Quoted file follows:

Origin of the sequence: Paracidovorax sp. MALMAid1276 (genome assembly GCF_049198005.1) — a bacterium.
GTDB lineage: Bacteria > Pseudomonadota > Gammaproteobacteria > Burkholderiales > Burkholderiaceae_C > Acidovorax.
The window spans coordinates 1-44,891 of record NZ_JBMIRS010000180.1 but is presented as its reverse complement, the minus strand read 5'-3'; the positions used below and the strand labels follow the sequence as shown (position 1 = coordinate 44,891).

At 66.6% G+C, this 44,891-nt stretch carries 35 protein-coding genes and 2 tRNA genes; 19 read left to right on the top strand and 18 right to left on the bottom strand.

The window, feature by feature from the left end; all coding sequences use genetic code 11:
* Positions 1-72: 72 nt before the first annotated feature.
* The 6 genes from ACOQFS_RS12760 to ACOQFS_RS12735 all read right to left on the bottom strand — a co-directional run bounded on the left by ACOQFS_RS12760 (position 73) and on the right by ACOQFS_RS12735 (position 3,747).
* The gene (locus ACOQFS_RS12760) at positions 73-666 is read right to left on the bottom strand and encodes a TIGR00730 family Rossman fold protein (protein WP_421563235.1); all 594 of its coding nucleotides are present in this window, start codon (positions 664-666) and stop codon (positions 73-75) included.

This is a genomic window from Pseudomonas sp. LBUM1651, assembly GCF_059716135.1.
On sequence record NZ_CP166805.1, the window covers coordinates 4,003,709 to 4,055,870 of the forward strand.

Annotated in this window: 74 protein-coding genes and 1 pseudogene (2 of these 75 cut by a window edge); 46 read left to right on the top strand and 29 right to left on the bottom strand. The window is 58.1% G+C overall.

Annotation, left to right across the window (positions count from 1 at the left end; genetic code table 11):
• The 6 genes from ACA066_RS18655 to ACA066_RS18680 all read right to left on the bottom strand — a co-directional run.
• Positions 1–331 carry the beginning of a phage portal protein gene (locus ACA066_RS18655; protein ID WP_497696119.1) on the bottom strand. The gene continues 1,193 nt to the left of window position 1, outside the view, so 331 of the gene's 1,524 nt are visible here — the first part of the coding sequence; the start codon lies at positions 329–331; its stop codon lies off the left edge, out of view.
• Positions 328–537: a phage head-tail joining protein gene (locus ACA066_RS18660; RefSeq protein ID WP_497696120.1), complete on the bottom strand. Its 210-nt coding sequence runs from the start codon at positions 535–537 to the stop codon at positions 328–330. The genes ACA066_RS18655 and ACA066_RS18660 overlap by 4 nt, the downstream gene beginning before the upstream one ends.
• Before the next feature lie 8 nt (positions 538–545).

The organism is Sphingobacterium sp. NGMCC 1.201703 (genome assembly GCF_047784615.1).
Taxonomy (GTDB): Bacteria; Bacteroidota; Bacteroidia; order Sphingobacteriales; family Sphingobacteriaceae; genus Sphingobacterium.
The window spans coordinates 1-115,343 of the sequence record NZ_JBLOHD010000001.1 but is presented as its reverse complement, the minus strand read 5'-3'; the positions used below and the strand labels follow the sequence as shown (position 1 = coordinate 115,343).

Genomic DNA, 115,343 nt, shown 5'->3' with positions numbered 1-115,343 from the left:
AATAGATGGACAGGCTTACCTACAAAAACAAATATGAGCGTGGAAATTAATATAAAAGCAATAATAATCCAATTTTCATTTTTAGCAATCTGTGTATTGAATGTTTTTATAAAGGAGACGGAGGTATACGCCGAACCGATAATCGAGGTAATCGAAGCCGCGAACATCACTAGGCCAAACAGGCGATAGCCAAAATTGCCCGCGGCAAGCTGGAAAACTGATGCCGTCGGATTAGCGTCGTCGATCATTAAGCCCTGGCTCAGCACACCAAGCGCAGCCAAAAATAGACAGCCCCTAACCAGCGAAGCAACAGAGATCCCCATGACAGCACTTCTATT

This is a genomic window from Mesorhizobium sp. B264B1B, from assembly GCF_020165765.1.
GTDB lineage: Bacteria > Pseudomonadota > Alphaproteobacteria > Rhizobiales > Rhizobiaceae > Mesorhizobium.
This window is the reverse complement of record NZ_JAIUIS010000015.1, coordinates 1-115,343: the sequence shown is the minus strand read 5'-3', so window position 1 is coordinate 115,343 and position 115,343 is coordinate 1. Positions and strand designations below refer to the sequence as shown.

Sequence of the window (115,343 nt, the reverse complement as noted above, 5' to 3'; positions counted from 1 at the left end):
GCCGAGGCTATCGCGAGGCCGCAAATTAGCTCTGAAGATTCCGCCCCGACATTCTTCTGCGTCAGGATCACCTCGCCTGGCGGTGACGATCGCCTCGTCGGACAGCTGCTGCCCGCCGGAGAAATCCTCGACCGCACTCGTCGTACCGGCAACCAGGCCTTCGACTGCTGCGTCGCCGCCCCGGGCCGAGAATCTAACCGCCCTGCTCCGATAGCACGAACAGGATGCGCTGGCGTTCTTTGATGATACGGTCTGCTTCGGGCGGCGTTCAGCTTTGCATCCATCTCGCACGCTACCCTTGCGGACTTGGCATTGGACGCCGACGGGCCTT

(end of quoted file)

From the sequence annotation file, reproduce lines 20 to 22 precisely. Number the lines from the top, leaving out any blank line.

Genomic DNA, 115,343 nt, shown 5'->3' with positions numbered 1-115,343 from the left:
AATAGATGGACAGGCTTACCTACAAAAACAAATATGAGCGTGGAAATTAATATAAAAGCAATAATAATCCAATTTTCATTTTTAGCAATCTGTGTATTGAATGTTTTTATAAAGGAGACGGAGGTATACGCCGAACCGATAATCGAGGTAATCGAAGCCGCGAACATCACTAGGCCAAACAGGCGATAGCCAAAATTGCCCGCGGCAAGCTGGAAAACTGATGCCGTCGGATTAGCGTCGTCGATCATTAAGCCCTGGCTCAGCACACCAAGCGCAGCCAAAAATAGACAGCCCCTAACCAGCGAAGCAACAGAGATCCCCATGACAGCACTTCTATT

This is a genomic window from Mesorhizobium sp. B264B1B, from assembly GCF_020165765.1.